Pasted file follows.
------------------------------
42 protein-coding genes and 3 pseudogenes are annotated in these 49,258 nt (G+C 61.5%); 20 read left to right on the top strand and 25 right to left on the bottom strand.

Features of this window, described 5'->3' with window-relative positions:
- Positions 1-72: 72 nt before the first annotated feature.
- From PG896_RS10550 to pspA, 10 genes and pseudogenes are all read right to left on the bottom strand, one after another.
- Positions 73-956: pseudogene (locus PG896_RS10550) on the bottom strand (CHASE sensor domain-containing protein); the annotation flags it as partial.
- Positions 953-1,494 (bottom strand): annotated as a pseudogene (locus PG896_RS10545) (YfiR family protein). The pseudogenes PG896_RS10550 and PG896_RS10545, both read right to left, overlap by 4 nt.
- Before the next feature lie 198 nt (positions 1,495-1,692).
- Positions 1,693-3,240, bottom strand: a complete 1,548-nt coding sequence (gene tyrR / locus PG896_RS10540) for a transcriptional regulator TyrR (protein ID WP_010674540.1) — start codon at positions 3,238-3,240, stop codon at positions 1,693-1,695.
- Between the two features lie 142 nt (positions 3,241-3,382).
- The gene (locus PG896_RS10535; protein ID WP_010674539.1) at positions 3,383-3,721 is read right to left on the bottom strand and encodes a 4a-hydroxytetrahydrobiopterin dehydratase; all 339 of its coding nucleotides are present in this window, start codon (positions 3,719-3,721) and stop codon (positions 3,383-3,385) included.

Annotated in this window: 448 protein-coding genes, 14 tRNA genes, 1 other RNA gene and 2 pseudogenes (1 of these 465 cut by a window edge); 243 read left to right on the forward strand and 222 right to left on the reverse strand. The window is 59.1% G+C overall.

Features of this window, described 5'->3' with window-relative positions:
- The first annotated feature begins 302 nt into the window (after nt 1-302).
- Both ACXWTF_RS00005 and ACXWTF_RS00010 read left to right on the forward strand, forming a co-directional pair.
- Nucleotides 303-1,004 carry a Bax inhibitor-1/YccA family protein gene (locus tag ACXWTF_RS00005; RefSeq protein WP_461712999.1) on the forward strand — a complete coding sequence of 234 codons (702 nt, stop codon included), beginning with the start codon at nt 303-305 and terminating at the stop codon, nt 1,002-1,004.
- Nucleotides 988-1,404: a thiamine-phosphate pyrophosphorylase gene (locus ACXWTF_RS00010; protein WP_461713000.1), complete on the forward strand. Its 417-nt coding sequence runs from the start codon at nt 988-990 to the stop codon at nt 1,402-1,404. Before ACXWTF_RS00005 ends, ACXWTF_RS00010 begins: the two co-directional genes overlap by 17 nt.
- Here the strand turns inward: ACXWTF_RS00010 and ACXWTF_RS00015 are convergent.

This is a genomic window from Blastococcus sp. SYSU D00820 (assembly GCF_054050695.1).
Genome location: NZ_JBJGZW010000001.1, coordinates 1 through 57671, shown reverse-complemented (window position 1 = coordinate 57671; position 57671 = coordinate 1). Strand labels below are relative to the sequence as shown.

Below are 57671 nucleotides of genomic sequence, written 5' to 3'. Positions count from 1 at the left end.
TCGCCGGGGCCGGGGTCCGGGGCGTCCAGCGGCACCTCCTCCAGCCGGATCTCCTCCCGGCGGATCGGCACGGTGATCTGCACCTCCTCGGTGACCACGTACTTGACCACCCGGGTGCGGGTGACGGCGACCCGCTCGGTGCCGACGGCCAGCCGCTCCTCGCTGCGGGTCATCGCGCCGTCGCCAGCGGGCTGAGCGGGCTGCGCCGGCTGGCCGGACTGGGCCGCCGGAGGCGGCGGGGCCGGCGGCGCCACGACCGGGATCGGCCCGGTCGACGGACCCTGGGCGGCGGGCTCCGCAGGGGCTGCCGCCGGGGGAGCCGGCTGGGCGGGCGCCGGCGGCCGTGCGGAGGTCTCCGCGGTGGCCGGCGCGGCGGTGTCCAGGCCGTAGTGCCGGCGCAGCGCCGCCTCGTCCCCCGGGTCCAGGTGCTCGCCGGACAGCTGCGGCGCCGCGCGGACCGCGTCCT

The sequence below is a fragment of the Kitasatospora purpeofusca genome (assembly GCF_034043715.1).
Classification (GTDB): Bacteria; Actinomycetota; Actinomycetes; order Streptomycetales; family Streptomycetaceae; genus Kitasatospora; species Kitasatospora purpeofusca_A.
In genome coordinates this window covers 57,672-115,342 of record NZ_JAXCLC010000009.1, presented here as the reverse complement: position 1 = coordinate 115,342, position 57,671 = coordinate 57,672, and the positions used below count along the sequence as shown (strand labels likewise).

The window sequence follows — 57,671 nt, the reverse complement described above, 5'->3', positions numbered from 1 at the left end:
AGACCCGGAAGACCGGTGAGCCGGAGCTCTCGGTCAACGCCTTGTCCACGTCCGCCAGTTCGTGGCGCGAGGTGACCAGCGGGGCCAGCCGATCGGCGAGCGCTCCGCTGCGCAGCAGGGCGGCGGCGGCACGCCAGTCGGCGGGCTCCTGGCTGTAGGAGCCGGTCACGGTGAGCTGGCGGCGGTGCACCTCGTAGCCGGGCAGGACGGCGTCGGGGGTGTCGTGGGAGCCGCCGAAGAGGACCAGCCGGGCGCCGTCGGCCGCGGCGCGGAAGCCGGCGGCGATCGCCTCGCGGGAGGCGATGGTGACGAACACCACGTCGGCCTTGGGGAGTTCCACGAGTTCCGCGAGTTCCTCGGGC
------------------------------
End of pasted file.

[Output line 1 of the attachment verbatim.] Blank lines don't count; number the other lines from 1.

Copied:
42 protein-coding genes and 3 pseudogenes are annotated in these 49,258 nt (G+C 61.5%); 20 read left to right on the top strand and 25 right to left on the bottom strand.